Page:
Editor: Jim Prosser
Effects of selected root exudate components on soil bacterial communities
Article first published online: 13 JUL 2011
© 2011 Federation of European Microbiological Societies. Published by Blackwell Publishing Ltd. All rights reserved
FEMS Microbiology Ecology
Volume 77, Issue 3, pages 600–610, September 2011
How to Cite
Shi, S., Richardson, A. E., O'Callaghan, M., DeAngelis, K. M., Jones, E. E., Stewart, A., Firestone, M. K. and Condron, L. M. (2011), Effects of selected root exudate components on soil bacterial communities. FEMS Microbiology Ecology, 77: 600–610. doi: 10.1111/j.1574-6941.2011.01150.x
- Issue published online: 8 AUG 2011
- Article first published online: 13 JUL 2011
- Accepted manuscript online: 9 JUN 2011 10:27AM EST
- Received 9 September 2010; revised 22 May 2011; accepted 23 May 2011., Final version published online 13 July 2011.
- organic acids;
- Pinus radiata;
- root exudates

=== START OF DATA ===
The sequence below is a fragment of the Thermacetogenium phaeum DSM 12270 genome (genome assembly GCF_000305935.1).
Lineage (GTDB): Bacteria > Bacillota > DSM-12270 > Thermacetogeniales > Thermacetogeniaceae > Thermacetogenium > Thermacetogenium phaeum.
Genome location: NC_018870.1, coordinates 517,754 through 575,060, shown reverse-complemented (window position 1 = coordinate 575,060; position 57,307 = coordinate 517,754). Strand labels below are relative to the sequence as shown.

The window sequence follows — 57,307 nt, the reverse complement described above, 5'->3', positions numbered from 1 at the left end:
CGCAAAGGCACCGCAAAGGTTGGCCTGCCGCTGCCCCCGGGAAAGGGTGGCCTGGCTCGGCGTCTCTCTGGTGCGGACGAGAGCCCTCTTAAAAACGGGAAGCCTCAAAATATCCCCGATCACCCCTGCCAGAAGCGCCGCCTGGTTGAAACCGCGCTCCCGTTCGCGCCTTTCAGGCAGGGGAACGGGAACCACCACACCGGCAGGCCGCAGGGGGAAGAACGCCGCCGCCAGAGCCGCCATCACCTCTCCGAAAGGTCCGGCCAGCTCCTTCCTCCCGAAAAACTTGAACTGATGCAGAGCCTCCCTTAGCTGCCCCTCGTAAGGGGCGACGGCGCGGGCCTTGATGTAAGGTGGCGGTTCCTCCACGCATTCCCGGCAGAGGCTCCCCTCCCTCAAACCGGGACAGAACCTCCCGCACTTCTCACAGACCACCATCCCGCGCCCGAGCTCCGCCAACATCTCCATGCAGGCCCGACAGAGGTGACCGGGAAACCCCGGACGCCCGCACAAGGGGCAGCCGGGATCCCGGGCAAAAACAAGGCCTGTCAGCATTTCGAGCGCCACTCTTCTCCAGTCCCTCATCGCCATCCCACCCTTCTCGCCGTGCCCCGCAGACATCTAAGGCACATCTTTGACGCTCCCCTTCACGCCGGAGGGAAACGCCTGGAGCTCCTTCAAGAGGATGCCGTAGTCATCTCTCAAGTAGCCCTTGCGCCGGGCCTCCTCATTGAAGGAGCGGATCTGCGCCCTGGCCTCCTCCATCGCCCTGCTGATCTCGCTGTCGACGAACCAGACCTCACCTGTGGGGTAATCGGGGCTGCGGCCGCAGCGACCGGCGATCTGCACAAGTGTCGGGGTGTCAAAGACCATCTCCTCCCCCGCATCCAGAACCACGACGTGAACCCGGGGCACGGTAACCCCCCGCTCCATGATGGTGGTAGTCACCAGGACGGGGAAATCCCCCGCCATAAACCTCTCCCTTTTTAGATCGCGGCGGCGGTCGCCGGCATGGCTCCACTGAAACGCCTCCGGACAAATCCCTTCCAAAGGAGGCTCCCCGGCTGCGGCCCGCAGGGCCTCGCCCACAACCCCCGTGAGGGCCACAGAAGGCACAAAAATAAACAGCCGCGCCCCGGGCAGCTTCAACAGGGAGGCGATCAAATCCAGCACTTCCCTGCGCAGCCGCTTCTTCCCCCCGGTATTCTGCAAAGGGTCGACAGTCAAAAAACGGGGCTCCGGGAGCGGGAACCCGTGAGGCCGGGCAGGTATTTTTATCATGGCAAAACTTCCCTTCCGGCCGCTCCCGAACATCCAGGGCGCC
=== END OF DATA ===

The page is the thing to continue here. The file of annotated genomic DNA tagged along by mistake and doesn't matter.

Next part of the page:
Low-molecular-weight organic compounds in root exudates play a key role in plant–microorganism interactions by influencing the structure and function of soil microbial communities. Model exudate solutions, based on organic acids (OAs) (quinic, lactic, maleic acids) and sugars (glucose, sucrose, fructose), previously identified in the rhizosphere of Pinus radiata, were applied to soil microcosms. Root exudate compound solutions stimulated soil dehydrogenase activity and the addition of OAs increased soil pH. The structure of active bacterial communities, based on reverse-transcribed 16S rRNA gene PCR, was assessed by denaturing gradient gel electrophoresis and PhyloChip microarrays. Bacterial taxon richness was greater in all treatments than that in control soil, with a wide range of taxa (88–1043) responding positively to exudate solutions and fewer (<24) responding negatively. OAs caused significantly greater increases than sugars in the detectable richness of the soil bacterial community and larger shifts of dominant taxa. The greater response of bacteria to OAs may be due to the higher amounts of added carbon, solubilization of soil organic matter or shifts in soil pH. Our results indicate that OAs play a significant role in shaping soil bacterial communities and this may therefore have a significant impact on plant growth.